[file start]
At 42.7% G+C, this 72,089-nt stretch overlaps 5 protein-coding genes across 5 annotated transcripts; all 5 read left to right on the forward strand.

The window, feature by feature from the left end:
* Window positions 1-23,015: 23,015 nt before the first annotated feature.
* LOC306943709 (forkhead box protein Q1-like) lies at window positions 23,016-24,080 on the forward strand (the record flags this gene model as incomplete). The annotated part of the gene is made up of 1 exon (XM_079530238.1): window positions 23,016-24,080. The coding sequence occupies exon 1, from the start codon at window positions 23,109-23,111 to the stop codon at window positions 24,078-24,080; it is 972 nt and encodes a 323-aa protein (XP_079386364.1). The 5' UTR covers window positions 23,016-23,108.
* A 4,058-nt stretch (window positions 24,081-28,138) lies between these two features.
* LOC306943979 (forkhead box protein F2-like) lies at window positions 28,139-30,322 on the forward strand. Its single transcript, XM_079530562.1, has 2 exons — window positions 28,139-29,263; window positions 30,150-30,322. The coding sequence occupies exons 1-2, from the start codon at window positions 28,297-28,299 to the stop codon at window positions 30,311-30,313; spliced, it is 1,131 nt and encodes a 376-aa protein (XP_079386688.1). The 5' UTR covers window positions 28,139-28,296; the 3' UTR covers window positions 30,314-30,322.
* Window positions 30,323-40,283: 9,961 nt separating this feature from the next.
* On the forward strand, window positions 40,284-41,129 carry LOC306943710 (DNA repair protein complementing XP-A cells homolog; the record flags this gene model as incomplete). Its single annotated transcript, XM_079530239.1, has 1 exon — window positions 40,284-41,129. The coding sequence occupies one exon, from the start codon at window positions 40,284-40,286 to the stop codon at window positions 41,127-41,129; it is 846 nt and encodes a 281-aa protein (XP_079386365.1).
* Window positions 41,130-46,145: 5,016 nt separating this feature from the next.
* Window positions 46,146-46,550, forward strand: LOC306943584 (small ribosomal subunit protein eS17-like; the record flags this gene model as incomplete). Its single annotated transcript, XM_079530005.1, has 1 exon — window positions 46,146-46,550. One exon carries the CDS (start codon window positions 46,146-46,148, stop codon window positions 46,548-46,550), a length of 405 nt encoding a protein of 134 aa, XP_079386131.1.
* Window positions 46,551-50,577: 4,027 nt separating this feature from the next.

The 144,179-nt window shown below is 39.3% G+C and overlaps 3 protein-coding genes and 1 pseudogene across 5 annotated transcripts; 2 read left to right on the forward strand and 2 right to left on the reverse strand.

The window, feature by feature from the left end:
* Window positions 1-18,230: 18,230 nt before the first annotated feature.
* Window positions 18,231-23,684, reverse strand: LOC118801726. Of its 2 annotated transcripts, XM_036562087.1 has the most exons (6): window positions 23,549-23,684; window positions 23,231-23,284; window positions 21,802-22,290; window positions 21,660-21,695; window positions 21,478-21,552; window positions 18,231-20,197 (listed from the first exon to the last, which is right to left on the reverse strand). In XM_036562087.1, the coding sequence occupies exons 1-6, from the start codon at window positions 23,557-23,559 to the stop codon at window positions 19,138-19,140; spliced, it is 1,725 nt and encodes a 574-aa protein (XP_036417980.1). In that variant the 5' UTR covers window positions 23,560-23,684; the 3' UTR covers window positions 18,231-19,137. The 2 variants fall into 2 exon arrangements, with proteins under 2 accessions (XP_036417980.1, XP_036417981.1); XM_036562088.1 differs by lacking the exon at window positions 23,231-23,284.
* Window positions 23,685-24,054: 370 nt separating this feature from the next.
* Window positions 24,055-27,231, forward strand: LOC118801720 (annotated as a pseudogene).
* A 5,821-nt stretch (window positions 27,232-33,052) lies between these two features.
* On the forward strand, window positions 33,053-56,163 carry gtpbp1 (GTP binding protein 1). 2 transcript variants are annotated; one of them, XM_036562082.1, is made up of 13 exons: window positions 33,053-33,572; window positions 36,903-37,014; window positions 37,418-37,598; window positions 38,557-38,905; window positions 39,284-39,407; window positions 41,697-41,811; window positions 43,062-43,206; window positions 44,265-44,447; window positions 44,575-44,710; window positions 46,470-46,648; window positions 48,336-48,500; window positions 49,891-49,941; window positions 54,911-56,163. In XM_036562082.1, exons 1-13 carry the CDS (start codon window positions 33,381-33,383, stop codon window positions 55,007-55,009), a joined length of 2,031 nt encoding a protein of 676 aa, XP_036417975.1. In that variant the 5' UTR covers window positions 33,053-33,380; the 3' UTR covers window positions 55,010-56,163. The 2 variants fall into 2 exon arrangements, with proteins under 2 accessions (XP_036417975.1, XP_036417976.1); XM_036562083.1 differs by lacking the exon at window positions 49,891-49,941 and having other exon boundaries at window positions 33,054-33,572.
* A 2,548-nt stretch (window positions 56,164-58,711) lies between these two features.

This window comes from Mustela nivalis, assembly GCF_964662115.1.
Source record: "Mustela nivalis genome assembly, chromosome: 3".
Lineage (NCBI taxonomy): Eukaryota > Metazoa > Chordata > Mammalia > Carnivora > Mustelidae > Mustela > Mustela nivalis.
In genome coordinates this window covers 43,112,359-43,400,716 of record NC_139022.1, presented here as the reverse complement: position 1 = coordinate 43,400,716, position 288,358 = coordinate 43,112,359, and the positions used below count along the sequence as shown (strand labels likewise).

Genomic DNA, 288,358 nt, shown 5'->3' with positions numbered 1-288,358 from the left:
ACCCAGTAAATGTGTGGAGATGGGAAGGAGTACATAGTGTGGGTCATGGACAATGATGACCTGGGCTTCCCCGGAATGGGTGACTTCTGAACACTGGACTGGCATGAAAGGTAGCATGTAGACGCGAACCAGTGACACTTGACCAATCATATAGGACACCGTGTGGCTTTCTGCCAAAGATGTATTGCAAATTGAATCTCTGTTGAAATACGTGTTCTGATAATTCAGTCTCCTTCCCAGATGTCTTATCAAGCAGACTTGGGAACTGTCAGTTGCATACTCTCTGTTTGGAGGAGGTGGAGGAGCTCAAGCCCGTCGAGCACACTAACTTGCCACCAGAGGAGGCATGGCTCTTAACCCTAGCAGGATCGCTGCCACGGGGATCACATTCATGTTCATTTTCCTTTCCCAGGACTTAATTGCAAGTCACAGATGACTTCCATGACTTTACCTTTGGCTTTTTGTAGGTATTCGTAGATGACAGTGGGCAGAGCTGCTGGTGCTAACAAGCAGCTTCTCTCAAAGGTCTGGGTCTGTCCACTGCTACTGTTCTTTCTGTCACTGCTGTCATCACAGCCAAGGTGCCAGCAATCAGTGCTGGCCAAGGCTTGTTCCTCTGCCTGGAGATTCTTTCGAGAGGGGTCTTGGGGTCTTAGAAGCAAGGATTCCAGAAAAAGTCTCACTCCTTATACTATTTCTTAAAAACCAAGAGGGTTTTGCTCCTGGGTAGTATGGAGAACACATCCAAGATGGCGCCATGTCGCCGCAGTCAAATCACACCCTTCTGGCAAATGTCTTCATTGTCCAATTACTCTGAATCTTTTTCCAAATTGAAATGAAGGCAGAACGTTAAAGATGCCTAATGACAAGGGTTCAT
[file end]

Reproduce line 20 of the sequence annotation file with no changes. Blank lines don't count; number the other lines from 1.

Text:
* A 2,548-nt stretch (window positions 56,164-58,711) lies between these two features.